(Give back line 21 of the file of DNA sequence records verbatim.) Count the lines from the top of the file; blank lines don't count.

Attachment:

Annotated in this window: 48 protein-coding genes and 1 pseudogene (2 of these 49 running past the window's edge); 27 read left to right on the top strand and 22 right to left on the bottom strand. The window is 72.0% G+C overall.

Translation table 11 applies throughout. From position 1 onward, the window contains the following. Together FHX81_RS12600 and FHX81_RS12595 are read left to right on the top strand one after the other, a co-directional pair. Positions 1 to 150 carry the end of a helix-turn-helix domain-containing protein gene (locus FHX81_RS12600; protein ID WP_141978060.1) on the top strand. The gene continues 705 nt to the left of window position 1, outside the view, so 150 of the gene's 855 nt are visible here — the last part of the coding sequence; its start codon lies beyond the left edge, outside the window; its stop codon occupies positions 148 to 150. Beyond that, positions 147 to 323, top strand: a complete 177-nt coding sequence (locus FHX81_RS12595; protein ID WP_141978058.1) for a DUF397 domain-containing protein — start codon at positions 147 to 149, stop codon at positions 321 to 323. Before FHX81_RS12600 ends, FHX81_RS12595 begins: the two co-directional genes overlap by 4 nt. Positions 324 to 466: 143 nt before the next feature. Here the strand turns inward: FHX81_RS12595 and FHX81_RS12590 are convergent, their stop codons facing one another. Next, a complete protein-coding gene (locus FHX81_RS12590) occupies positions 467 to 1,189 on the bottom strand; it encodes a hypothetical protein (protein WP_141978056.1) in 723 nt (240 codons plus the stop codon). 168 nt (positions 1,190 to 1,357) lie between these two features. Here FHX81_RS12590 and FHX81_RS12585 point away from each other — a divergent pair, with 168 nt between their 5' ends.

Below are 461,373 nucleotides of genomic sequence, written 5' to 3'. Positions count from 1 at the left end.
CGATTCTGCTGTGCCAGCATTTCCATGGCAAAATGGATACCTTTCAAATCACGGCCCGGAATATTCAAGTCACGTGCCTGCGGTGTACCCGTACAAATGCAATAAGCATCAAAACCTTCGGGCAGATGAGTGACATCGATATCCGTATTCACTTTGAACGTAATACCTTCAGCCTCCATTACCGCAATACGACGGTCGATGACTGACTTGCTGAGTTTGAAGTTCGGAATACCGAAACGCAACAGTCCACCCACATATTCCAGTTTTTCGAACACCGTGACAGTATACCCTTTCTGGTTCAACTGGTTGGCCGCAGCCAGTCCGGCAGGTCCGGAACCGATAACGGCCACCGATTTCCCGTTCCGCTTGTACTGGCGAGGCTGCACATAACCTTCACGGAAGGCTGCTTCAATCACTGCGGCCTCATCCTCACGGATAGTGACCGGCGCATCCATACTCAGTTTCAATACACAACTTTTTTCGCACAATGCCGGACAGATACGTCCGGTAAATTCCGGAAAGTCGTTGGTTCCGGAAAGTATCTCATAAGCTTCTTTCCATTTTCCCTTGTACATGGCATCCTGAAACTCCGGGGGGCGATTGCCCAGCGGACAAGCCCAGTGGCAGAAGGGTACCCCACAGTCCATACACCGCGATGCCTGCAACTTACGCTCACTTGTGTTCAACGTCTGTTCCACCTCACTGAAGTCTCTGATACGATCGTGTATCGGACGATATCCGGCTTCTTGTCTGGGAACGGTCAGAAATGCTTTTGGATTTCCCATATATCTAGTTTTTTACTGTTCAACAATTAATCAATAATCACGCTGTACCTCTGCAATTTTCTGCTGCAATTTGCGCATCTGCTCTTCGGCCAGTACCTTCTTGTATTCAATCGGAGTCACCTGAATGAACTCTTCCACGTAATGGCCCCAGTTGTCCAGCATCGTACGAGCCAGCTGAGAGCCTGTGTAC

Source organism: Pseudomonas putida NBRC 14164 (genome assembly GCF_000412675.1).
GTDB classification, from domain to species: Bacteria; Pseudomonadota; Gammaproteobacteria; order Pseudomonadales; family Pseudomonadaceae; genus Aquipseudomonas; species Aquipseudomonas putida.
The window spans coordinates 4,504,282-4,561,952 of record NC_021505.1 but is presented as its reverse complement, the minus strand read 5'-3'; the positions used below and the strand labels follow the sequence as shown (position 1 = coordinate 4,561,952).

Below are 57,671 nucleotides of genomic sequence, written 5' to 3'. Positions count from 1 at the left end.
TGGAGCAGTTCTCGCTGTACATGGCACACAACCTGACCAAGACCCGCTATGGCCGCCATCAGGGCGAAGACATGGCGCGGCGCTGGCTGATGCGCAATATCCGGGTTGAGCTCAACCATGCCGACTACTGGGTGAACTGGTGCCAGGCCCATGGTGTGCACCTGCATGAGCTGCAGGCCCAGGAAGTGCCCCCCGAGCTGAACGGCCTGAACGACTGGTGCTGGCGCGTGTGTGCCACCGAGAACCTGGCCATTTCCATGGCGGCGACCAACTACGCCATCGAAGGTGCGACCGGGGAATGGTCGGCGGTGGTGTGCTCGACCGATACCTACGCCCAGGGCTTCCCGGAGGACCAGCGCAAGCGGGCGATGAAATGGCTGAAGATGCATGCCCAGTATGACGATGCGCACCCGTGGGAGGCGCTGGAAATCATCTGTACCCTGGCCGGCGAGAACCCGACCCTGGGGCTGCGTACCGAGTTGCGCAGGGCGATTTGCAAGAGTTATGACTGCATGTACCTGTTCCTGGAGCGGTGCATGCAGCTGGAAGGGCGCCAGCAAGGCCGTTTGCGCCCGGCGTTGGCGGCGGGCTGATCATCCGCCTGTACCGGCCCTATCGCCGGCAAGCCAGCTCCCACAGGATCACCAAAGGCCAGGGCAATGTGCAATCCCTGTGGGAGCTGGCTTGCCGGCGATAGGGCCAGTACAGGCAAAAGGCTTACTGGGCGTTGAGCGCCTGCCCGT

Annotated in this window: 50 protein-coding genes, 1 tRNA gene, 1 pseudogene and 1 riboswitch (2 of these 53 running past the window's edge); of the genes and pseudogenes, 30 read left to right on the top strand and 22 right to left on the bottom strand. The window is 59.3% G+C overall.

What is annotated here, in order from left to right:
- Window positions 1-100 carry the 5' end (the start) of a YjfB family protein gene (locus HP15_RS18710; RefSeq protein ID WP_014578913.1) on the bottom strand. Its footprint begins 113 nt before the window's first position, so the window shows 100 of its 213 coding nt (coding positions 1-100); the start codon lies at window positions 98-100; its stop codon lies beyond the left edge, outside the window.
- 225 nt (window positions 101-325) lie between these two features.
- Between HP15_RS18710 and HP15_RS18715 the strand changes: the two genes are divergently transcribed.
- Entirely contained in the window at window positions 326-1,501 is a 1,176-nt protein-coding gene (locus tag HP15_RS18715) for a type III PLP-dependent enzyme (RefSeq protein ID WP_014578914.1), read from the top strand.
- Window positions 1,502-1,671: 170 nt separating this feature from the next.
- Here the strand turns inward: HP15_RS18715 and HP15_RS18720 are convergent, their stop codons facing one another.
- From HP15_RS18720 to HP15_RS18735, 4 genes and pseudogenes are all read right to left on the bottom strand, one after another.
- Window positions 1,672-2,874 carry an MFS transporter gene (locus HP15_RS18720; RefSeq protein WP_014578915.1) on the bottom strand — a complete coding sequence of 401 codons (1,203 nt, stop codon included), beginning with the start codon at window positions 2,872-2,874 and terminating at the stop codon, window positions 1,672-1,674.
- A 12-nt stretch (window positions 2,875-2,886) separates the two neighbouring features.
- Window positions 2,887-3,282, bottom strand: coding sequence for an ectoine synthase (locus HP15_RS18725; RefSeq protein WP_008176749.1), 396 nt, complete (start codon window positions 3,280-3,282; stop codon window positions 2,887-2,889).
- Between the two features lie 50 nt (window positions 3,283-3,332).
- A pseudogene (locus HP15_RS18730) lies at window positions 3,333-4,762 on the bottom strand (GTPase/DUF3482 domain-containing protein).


- Window positions 2,887-3,282, bottom strand: coding sequence for an ectoine synthase (locus HP15_RS18725; RefSeq protein WP_008176749.1), 396 nt, complete (start codon window positions 3,280-3,282; stop codon window positions 2,887-2,889).